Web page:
Artificial Intelligence in Materials Science
The amount of data produced by detectors has increased explosively. Automated tools to process and analyze the data are necessary. Artificial intelligence (AI), in particular machine learning (ML), has been exploited by an increasing number of disciplines to automate complex problem-solving tasks. Progress in Ml has led to decision rules that can in some cases be automatically derived by specific algorithms. One of the successful applications of ML in materials science lies in developing fully automated algorithms for analyzing high-throughput experiments.
Field ion microscopy (FIM) is a high electric field technique, which enables the imaging of surfaces with atomic resolution. When exposing the tip not only to the minimum field strength required for ionizing the imaging gas but also for evaporating the tip atoms themselves continually, the method is rendered depth sensitive (3D-FIM). This means that the specimen can be investigated tomographically along the tip’s longitudinal axis. 3D-FIM is capable of producing large and accurate tomographic datasets containing information on sequential atomic positions, but these large datasets lead to a new tremendous challenge of how to manage the data.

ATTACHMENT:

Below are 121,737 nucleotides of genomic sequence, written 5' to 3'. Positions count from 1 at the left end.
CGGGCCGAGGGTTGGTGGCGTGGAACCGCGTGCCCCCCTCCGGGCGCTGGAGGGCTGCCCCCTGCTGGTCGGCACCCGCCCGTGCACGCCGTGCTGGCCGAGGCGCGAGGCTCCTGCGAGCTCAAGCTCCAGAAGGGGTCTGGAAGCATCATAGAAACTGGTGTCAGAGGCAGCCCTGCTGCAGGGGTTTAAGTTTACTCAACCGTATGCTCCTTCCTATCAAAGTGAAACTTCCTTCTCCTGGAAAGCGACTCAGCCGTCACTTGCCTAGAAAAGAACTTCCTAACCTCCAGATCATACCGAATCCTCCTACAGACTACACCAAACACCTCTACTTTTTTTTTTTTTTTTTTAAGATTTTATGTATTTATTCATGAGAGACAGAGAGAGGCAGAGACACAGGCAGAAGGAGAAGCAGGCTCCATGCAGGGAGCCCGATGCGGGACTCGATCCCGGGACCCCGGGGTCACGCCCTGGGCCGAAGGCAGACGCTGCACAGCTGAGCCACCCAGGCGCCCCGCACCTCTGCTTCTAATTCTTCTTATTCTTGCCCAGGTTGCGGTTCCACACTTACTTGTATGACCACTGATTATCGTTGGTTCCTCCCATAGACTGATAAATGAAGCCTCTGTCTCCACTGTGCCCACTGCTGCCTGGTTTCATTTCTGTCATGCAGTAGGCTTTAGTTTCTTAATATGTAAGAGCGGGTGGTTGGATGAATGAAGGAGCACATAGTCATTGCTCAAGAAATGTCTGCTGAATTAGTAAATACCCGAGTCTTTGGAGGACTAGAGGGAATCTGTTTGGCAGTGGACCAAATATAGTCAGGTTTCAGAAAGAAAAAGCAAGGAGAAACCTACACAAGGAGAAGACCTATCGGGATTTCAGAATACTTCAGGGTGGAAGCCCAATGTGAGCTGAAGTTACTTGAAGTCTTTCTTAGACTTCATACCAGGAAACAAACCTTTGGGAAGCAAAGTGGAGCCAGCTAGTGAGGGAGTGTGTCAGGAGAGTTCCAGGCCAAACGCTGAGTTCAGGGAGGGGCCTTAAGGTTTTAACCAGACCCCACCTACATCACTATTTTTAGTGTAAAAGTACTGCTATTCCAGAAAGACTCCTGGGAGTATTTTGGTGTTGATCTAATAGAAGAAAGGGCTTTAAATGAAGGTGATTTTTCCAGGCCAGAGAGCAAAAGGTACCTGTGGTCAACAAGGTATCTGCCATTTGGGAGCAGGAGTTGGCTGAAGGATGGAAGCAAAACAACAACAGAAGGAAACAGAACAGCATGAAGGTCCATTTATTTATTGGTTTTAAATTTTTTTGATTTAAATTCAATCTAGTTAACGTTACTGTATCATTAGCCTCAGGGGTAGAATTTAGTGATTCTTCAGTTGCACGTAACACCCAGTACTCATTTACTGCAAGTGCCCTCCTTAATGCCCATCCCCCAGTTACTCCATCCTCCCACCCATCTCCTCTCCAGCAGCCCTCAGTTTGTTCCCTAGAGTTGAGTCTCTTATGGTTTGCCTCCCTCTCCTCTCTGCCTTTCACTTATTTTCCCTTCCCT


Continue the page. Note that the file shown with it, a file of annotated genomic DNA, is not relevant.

Presently, there is a lack of efficient data handling algorithms to extract pertinent information from these data-sets in an (a) automated; (b) fast; (c) user-independent; and (d) error quantified manner. For instance, characterization of a volume of 0.001 μm3 (a typical 3D-FIM sample size) produces in the range of 2 × 105 images. Hence, there is a great need for efficient al-gorithms and data mining routines. To this end, we recently proposed a new method to extract atomic positions from 3D-FIM datasets, using various image processing and machine learning algorithms [1, 2].
Applying machine learning to the 3D-FIM images (> 21000 dimensions) and projecting the data to a low dimensional subspace helped us to understand the latent structure in the data. The exemplary result in Fig. 1 reveals a cyclic behaviour in the dataset, which is a consequence of the field evaporation behaviour. Field evaporation typically occurs layer-by-layer and proceeds from atoms sitting at the ledge of a terrace towards the centre. When a terrace field evaporates the atoms sitting on the ledge disappear, decreasing the number of atoms on the terrace as the evaporation proceeds. By evaporating atoms from the surface of the sample during FIM, the first terrace area decreases until it evaporates completely. The number of cycles is a measure of the number of atomic terraces evaporated during the 3D-FIM.
With the use of such advanced algorithms for data extraction, we hope not only to improve the accuracy of the data extraction from 3D-FIM but also to identify and characterize various material defects. Currently, the physics of image formation in FIM are still not completely understood, but it is our firm belief that ML can be a powerful tool in this direction.
Authors: Gh. A. Nematollahi, B. Grabowski